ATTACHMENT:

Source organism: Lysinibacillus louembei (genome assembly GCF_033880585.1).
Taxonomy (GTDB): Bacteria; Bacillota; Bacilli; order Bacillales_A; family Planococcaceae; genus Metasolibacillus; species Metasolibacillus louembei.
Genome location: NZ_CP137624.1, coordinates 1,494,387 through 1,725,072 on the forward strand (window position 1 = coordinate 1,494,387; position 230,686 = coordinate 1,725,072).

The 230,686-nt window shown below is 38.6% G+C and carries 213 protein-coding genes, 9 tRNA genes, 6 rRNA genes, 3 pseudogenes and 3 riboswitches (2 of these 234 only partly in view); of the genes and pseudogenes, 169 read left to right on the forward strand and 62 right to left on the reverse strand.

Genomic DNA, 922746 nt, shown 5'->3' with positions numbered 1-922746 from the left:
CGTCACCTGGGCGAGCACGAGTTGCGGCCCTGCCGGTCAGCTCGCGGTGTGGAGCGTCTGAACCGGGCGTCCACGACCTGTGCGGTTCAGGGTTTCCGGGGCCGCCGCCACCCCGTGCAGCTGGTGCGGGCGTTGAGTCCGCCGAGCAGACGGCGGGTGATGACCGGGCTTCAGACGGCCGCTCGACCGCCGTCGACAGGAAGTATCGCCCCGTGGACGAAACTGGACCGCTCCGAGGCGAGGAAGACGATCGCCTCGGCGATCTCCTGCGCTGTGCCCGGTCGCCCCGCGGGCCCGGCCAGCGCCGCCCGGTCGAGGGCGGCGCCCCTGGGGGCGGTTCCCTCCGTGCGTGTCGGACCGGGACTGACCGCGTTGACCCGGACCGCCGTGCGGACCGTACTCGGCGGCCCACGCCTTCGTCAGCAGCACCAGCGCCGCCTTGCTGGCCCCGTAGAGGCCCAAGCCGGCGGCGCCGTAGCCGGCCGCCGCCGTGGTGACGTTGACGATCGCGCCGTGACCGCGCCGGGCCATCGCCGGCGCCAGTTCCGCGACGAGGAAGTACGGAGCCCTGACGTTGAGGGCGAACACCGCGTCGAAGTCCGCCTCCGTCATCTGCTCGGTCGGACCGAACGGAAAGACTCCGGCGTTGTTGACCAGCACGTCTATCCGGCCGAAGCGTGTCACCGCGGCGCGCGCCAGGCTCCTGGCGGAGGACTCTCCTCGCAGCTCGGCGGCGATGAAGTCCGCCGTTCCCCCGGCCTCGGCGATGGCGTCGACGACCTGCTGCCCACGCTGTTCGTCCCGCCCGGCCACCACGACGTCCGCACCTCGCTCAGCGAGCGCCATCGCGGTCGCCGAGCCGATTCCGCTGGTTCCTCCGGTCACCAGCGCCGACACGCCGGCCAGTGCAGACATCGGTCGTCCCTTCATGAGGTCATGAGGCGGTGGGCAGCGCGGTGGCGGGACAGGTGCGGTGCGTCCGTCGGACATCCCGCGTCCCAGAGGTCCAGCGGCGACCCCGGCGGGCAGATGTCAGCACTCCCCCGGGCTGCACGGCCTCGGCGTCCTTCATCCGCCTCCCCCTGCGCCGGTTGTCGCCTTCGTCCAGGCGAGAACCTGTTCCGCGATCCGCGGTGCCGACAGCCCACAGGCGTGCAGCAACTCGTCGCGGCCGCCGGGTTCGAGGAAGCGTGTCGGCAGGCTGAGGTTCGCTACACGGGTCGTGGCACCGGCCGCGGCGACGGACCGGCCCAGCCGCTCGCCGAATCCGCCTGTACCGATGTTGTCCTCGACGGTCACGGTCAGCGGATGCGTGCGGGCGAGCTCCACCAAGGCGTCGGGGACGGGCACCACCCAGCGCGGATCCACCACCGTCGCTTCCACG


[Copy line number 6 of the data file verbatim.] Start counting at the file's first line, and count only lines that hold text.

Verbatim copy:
CGTCACCTGGGCGAGCACGAGTTGCGGCCCTGCCGGTCAGCTCGCGGTGTGGAGCGTCTGAACCGGGCGTCCACGACCTGTGCGGTTCAGGGTTTCCGGGGCCGCCGCCACCCCGTGCAGCTGGTGCGGGCGTTGAGTCCGCCGAGCAGACGGCGGGTGATGACCGGGCTTCAGACGGCCGCTCGACCGCCGTCGACAGGAAGTATCGCCCCGTGGACGAAACTGGACCGCTCCGAGGCGAGGAAGACGATCGCCTCGGCGATCTCCTGCGCTGTGCCCGGTCGCCCCGCGGGCCCGGCCAGCGCCGCCCGGTCGAGGGCGGCGCCCCTGGGGGCGGTTCCCTCCGTGCGTGTCGGACCGGGACTGACCGCGTTGACCCGGACCGCCGTGCGGACCGTACTCGGCGGCCCACGCCTTCGTCAGCAGCACCAGCGCCGCCTTGCTGGCCCCGTAGAGGCCCAAGCCGGCGGCGCCGTAGCCGGCCGCCGCCGTGGTGACGTTGACGATCGCGCCGTGACCGCGCCGGGCCATCGCCGGCGCCAGTTCCGCGACGAGGAAGTACGGAGCCCTGACGTTGAGGGCGAACACCGCGTCGAAGTCCGCCTCCGTCATCTGCTCGGTCGGACCGAACGGAAAGACTCCGGCGTTGTTGACCAGCACGTCTATCCGGCCGAAGCGTGTCACCGCGGCGCGCGCCAGGCTCCTGGCGGAGGACTCTCCTCGCAGCTCGGCGGCGATGAAGTCCGCCGTTCCCCCGGCCTCGGCGATGGCGTCGACGACCTGCTGCCCACGCTGTTCGTCCCGCCCGGCCACCACGACGTCCGCACCTCGCTCAGCGAGCGCCATCGCGGTCGCCGAGCCGATTCCGCTGGTTCCTCCGGTCACCAGCGCCGACACGCCGGCCAGTGCAGACATCGGTCGTCCCTTCATGAGGTCATGAGGCGGTGGGCAGCGCGGTGGCGGGACAGGTGCGGTGCGTCCGTCGGACATCCCGCGTCCCAGAGGTCCAGCGGCGACCCCGGCGGGCAGATGTCAGCACTCCCCCGGGCTGCACGGCCTCGGCGTCCTTCATCCGCCTCCCCCTGCGCCGGTTGTCGCCTTCGTCCAGGCGAGAACCTGTTCCGCGATCCGCGGTGCCGACAGCCCACAGGCGTGCAGCAACTCGTCGCGGCCGCCGGGTTCGAGGAAGCGTGTCGGCAGGCTGAGGTTCGCTACACGGGTCGTGGCACCGGCCGCGGCGACGGACCGGCCCAGCCGCTCGCCGAATCCGCCTGTACCGATGTTGTCCTCGACGGTCACGGTCAGCGGATGCGTGCGGGCGAGCTCCACCAAGGCGTCGGGGACGGGCACCACCCAGCGCGGATCCACCACCGTCGCTTCCACG